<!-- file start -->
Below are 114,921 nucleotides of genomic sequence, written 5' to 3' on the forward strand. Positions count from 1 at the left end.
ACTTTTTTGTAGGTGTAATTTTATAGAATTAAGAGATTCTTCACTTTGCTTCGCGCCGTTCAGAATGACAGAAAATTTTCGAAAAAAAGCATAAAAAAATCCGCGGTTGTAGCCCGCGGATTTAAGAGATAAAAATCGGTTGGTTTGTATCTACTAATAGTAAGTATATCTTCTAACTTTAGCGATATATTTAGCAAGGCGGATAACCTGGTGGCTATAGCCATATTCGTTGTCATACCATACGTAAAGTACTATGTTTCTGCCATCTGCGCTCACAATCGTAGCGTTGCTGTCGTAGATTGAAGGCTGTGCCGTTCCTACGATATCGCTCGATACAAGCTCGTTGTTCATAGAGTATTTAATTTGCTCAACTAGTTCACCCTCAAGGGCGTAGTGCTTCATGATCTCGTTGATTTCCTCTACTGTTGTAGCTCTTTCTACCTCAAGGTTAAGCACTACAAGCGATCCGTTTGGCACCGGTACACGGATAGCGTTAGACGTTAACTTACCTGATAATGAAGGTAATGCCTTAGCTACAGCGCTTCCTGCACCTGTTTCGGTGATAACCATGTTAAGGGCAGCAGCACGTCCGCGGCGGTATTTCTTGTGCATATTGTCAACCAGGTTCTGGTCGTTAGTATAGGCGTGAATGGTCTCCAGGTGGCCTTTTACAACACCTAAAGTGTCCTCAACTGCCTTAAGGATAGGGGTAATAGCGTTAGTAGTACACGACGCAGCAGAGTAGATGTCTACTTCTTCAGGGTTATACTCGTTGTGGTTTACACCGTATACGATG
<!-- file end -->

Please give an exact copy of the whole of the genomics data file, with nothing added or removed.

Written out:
Below are 114,921 nucleotides of genomic sequence, written 5' to 3' on the forward strand. Positions count from 1 at the left end.
ACTTTTTTGTAGGTGTAATTTTATAGAATTAAGAGATTCTTCACTTTGCTTCGCGCCGTTCAGAATGACAGAAAATTTTCGAAAAAAAGCATAAAAAAATCCGCGGTTGTAGCCCGCGGATTTAAGAGATAAAAATCGGTTGGTTTGTATCTACTAATAGTAAGTATATCTTCTAACTTTAGCGATATATTTAGCAAGGCGGATAACCTGGTGGCTATAGCCATATTCGTTGTCATACCATACGTAAAGTACTATGTTTCTGCCATCTGCGCTCACAATCGTAGCGTTGCTGTCGTAGATTGAAGGCTGTGCCGTTCCTACGATATCGCTCGATACAAGCTCGTTGTTCATAGAGTATTTAATTTGCTCAACTAGTTCACCCTCAAGGGCGTAGTGCTTCATGATCTCGTTGATTTCCTCTACTGTTGTAGCTCTTTCTACCTCAAGGTTAAGCACTACAAGCGATCCGTTTGGCACCGGTACACGGATAGCGTTAGACGTTAACTTACCTGATAATGAAGGTAATGCCTTAGCTACAGCGCTTCCTGCACCTGTTTCGGTGATAACCATGTTAAGGGCAGCAGCACGTCCGCGGCGGTATTTCTTGTGCATATTGTCAACCAGGTTCTGGTCGTTAGTATAGGCGTGAATGGTCTCCAGGTGGCCTTTTACAACACCTAAAGTGTCCTCAACTGCCTTAAGGATAGGGGTAATAGCGTTAGTAGTACACGACGCAGCAGAGTAGATGTCTACTTCTTCAGGGTTATACTCGTTGTGGTTTACACCGTATACGATG